Fahey, James C., U.S. Army Aircraft 1908-1946. New York: Ships and Aircraft, 1946.
Heat-Moon, William L., “Regarding Fokker Niner-Niner-Easy,” PrairyErth: A Deep Map.
New York: Houghton Mifflin Co., 1991.
Holden, Henry M., The Legacy of the DC-3. Brawley, California: Wind Canyon Books Inc., 2002.
Jones, Terry G., Wings Across the Pacific. New York: Crown Publishers, 1991.
Mersky, Peter B., U.S. Marine Corps Aviation 1912 to the Present, 3rd ed.
Baltimore: Nautical & Aviation Publishing Company.
Friedman, Herbert M., “The Legacy of the Rockne Crash.”
British Aeroplane Magazine May, 2001.
Hucker, Robert. “DV-III was it The Best Fokker?” Aces & Aircraft of the Great War, 1994.
Pisano, Dominick A., “The Crash that Killed Knute Rockne.”
Air & Space December 1991/January 1992.
Leo Bakker-Netherlands Fokker Webmaster.
James R. Casey-Deputy Executive Director Marine Corps Aviation Association.
Dorothy Corson-Notre Dame.
Marine Corps History Division, Reference Branch, Quantico, VA.
Ms. Ona Gieschen-Retired Hostess Coordinator for Transcontinental and Western Air, Inc.
Thank You For Visiting Sedona Legend-
The Jack And Helen Frye Story!
Sedona's Celebrity Love Story!
This is the official, not to mention only, web portal in the world
dedicated exclusively to the legacy of Jack and Helen Frye!
The Frye Legacy-
a Lifetime of Accomplishment!
By Randall Reynolds
The Sedona Legend Web Site is a copyrighted historical photo enhanced narrative presented for
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representing Jack and Helen Frye.
Sedona Legend is encouraged by the many friends of Jack and Helen Frye. A gracious thank
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Sedona Legend Helen Frye a.k.a. the Jack and Helen Frye Story
A Decade of Research and Presentation- Created By Randall D. Reynolds
Copyright © 2003 All Rights Reserved
The Knute Rockne Tragedy
The Event That Changed The World Of Aviation Forever!
Knute Rockne was truly an American Legend- before and after his
death. Although his fatal accident was a tragedy that paralyzed our
country, it eventually served a great and wonderful purpose! World
aviation changed, almost overnight, the first modern airliners were
created, and airline passenger safety; always a priority with Jack
Frye, became a paramount quest with Transcontinental & Western
Air, Inc. and other national airlines.
The Rockne Crash
A Tragedy Marked By Discrepancies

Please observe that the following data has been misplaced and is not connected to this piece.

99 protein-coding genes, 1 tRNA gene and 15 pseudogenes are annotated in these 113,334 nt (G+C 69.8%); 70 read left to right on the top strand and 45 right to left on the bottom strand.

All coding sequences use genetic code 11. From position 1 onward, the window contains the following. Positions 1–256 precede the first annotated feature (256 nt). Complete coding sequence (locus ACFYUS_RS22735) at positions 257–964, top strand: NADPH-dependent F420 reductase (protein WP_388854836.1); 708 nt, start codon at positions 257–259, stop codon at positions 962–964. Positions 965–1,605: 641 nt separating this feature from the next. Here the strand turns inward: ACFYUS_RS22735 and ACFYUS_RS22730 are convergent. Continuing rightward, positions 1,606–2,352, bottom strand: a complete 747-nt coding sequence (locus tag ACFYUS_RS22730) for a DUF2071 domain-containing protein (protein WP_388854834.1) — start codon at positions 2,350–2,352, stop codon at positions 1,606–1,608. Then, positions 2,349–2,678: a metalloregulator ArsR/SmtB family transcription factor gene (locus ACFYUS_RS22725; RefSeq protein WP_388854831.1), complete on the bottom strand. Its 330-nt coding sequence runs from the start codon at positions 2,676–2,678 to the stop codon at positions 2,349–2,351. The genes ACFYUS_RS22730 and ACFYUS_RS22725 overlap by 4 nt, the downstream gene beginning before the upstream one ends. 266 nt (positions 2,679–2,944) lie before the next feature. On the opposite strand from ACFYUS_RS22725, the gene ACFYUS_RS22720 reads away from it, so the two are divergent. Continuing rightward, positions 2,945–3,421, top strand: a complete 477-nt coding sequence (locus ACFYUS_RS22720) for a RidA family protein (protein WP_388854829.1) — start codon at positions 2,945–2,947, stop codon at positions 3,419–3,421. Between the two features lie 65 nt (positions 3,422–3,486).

By Sedona Legend Guest Author- John D. Bybee
“I often think those of us who survived did so, not because we were
better than the rest, but because the combination of events that took
them never happened to us.” Alaskan Bush pilot, Harmon Helmericks
An hour beyond the red Kansas dawn on Thursday, March 26, 1931, stockmen and farmers
doing chores in the state’s northwestern counties read the dire warnings of the ragged wind and
hurried to feed their animals and complete their outside tasks. Before they had finished, a
black rainbow of boiling clouds overtopped the western horizon. Leafless trees bowed before the
wind, and sleet stung their down turned faces as they retreated from their pastures and fields to
the safety of their barns and houses. The sleet hardened into ice. Morning radio programs and
warnings were smothered by the static charged hissing voice of the gargantuan storm. Party-
line telephone conversations ended abruptly as ice-coated wires parted and telephone poles
swayed and toppled. At the forenoon, the gray sky turned into the nothingness of a whiteout.
Golf ball sized snowflakes spooled by northwest winds of forty-four miles per hour with gusts to
seventy miles per hour mounded into drifts five to ten feet deep in the western one third of
Kansas. The storm turned over trucks and stopped passenger and freight trains. The
temperature, which had stood at thirty-one degrees before the forenoon, fell to -1 F. The razor-
sharp winds killed thousands of sheep and hogs. Several persons were caught in the open, but
made narrow escapes. After sunset, the temperature plunged to -3 F. This eclipsed the 1886
record and established a record for early spring Kansas storms which still stands in 2008. The
blizzard of ‘31 roared rapidly south and east.
Five days later, and four hundred miles to the east, TWA (Transcontinental & Western
Airlines) Fokker F-10AF-1, command pilot, Robert G. “Joe-Pete” Fry scanned the mushy putty-
colored drizzle falling onto the tarmac at the Kansas City, Missouri Municipal Airport. The tall,
thirty-two year old former China Marine master sergeant-fighter pilot had learned to fly in
Guam in 1923. "Joe Pete" was designated a NAP (Naval Aviation Pilot—enlisted version of an
officer in Naval Aviation) in 1924. Prior to shipping out with the 3rd Marine Expeditionary
Force for China in 1927, he had flown all over the United States while stationed at Brown Field
(Quantico, VA) with VF-2M. Joe Pete was no stranger to bad weather flying. In 1928, while
flying Boeing FB-1 fighters with Fighting Squadron #10 out of Camp MacMurray at Hsin Ho,
China, “Joe Pete” had become lost on a recon mission over hostile territory and stumbled into a
major sand-wind storm. "Joe Pete" fought his way down to a miraculous forced landing, only to
be surrounded by rebels who considered him a foreign devil spy, deserving of being slowly
tortured and dispatched with a bullet. “Joe Pete” cunningly and convincingly explained that he
was just a lost pilot with no interest in the Chinese Civil War. The rebels permitted him to
return to the skies.
Upon his return to the states, “Joe Pete” in April 1930 hired out with WAE (Western Air
Express). “Joe Pete’s” Marine Corps recommendations stated that, “he was one of the ablest